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Words / Erica Russell
Artwork / Anton Belardo

You’ve seen them on Instagram, those technicolor cartoon babes with candy-colored hair, come-hither eyes, and limbs dangling from arm sockets. They are grotesque and cute, diabolical and bright, dark and colorful all at once, brimming with pop culture and dripping with subculture. They are the post-90s Lisa Frank girls (and boys!) for the modern social media addict. They are tongue-in-cheek and yet so sincere, and they are straight from the mind of young Filipino pop artist Anton Belardo.
We spoke with Anton, our latest Instagram art obsession, to find out more about his visual work, his love for anime and animation, and the intersection that exists between self-expression, socialization, and the web.
When did you begin to pursue art, and was there a moment when you discovered your signature aesthetic?
Back in college, I decided to take up Fine Arts, which slowly developed my style. I worked as a fashion stylist, mainly doing runway shows. It was great as I got to make accessories, props, and looks. The experience and the exposure helped me develop the stylized characters that I now love to do. But even before when I was still little, I love to draw.
If you could describe your work in a sentence to someone who has never viewed it, what might you say?
Pop with a dash of Dadaism: a collage of popular and iconic objects bringing a message of hope.
Your art seems to exist within the space between the adorable and the grotesque, a space where creepy and cute are one in the same. Does this make sense?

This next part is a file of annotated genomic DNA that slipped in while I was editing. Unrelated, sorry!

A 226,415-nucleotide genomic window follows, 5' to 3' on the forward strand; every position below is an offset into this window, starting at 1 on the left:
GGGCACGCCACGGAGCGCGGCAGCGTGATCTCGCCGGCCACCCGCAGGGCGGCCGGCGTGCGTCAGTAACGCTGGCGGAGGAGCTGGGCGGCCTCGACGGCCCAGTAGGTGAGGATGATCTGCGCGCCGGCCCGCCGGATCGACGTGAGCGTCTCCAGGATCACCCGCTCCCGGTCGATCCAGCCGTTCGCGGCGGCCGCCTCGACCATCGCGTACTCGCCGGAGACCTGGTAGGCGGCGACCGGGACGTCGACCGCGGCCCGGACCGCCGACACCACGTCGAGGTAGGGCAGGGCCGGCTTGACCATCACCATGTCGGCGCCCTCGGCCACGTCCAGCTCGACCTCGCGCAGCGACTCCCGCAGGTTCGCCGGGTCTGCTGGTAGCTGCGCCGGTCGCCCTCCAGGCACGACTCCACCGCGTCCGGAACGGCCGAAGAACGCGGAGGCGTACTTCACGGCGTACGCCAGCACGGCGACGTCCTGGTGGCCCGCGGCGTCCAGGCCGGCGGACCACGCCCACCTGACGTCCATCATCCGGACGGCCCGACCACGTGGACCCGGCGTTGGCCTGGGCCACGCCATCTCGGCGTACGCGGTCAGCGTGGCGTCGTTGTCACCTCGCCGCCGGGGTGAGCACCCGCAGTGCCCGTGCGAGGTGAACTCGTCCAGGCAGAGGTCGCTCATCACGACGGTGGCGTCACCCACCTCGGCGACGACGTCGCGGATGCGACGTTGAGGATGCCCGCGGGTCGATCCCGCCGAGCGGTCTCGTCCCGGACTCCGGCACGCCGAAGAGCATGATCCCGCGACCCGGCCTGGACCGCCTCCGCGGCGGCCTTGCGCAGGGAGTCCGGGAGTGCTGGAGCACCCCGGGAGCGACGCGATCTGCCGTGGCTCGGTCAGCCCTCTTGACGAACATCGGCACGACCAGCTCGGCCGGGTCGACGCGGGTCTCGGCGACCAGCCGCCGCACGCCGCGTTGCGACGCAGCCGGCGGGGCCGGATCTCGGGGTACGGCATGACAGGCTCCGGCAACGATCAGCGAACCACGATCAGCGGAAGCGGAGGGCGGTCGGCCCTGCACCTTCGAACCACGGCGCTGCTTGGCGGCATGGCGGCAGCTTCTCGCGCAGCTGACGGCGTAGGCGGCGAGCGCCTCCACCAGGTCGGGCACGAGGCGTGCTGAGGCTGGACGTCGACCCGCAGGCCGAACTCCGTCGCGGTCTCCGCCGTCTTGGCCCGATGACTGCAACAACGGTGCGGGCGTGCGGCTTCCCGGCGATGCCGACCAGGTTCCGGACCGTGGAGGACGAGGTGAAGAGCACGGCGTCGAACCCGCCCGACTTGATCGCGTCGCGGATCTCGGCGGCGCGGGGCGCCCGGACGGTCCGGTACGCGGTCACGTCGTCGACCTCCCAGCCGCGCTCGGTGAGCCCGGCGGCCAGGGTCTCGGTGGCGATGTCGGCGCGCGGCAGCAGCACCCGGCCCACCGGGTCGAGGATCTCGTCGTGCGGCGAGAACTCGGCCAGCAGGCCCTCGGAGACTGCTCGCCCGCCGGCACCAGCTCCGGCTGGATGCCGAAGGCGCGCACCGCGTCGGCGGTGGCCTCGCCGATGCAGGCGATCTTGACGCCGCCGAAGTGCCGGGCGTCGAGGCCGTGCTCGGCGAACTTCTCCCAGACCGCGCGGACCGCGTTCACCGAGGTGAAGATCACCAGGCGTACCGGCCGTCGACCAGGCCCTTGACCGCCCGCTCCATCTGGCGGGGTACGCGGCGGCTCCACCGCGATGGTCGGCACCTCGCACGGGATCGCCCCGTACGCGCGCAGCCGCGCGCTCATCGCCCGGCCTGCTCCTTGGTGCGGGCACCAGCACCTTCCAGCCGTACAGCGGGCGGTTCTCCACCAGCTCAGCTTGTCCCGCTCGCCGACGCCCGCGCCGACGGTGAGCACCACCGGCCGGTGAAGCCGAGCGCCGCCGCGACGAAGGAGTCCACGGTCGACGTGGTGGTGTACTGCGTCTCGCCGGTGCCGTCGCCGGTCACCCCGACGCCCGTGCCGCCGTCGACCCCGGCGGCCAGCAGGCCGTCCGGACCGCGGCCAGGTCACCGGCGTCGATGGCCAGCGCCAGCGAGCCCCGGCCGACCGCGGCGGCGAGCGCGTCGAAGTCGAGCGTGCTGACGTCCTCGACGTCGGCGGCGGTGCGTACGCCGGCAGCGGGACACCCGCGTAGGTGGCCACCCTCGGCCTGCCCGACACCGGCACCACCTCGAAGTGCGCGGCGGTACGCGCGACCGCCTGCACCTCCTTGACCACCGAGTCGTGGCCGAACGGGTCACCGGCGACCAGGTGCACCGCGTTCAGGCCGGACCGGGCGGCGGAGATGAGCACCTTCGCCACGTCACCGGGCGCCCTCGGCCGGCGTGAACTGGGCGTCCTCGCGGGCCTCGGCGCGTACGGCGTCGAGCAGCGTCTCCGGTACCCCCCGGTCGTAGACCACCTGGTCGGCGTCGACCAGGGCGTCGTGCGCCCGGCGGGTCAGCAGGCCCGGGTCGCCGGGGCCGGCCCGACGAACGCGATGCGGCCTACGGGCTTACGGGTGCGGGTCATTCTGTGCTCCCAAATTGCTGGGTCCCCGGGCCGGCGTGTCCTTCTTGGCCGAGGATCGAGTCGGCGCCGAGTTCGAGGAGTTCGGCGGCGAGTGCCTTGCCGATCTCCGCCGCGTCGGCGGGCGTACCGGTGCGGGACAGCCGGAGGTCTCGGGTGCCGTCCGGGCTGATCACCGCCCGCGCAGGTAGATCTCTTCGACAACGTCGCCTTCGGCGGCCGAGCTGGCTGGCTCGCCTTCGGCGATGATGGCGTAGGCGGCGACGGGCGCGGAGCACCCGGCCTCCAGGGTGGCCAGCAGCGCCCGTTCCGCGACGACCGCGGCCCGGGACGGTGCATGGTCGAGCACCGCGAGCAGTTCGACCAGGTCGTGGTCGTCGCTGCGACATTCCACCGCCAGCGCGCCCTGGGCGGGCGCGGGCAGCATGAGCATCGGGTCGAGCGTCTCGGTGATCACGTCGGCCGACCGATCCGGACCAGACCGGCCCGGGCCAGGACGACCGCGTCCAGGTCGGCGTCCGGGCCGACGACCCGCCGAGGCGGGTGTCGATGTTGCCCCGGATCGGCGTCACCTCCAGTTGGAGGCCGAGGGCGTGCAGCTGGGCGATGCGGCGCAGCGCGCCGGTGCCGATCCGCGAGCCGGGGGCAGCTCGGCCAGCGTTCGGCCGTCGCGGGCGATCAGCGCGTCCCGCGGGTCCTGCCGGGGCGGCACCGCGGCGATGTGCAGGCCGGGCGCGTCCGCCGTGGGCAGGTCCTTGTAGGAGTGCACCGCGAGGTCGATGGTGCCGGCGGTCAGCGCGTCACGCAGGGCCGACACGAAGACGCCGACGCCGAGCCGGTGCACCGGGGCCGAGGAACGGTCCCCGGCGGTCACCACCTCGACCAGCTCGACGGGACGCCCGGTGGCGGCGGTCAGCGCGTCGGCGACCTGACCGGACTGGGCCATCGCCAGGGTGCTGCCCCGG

It does, although it only occurred to me only after looking back at how my works has progressed, from the earlier wardrobes to the recent artworks, and even as myself as an individual. I realized that I follow a rule: combining or gravitating towards completely polar and opposite ways and ideas, and making them work for me. I obsess about tiny details, and yet I’m random and relaxed. I portray harsh images with the use of soft, pastel colors. They tell stories of my personal struggles, depressions, nightmares, which turn out to be positive.
It delights me whenever folks say how my works touched them, how they were magically transported from when and where they were down.
Your work also seems to be heavily inspired by both pop culture and cyber culture, as you tend to draw many Instagram personalities. In which ways has the Internet inspired your work?
I practically grew up with it. As I find it difficult to open up, interact with people, and become awkward at social gatherings, the Internet has provided me an avenue to express myself with more freedom.
The “Mermaid Life” series was started a few years ago, inspired by my experience as an online individual, and how I made connections with people from all over. I refer to them as cyber mermaids or mermen – it’s more about because of their way of life of art or artistic expression, kindness, and respect, rather than as a reference to the mythical creatures.
Are there any particular animated films, comics, or cartoons that have inspired you?
The anime series that I watch even now are “Sailor Moon” and “Yu Yu Hakusho: Ghost Files,” the anime film “My Neighbor Totoro,” and MTV’s 90s animated series, “Daria.” Interestingly, my inspiration is drawn out from horror to heavy drama-filled films. I’m particularly obsessed with women between the ‘30s and ‘60s, and loving people’s history and their feelings.
How do you hope people will feel when they view your artwork?
I hope to continue creating works that get the reactions that they do now. Personally, I don’t see my works as “inspiring,” but rather a reminder that there is magic during dark times.

photo by /  Jujiin Samonte


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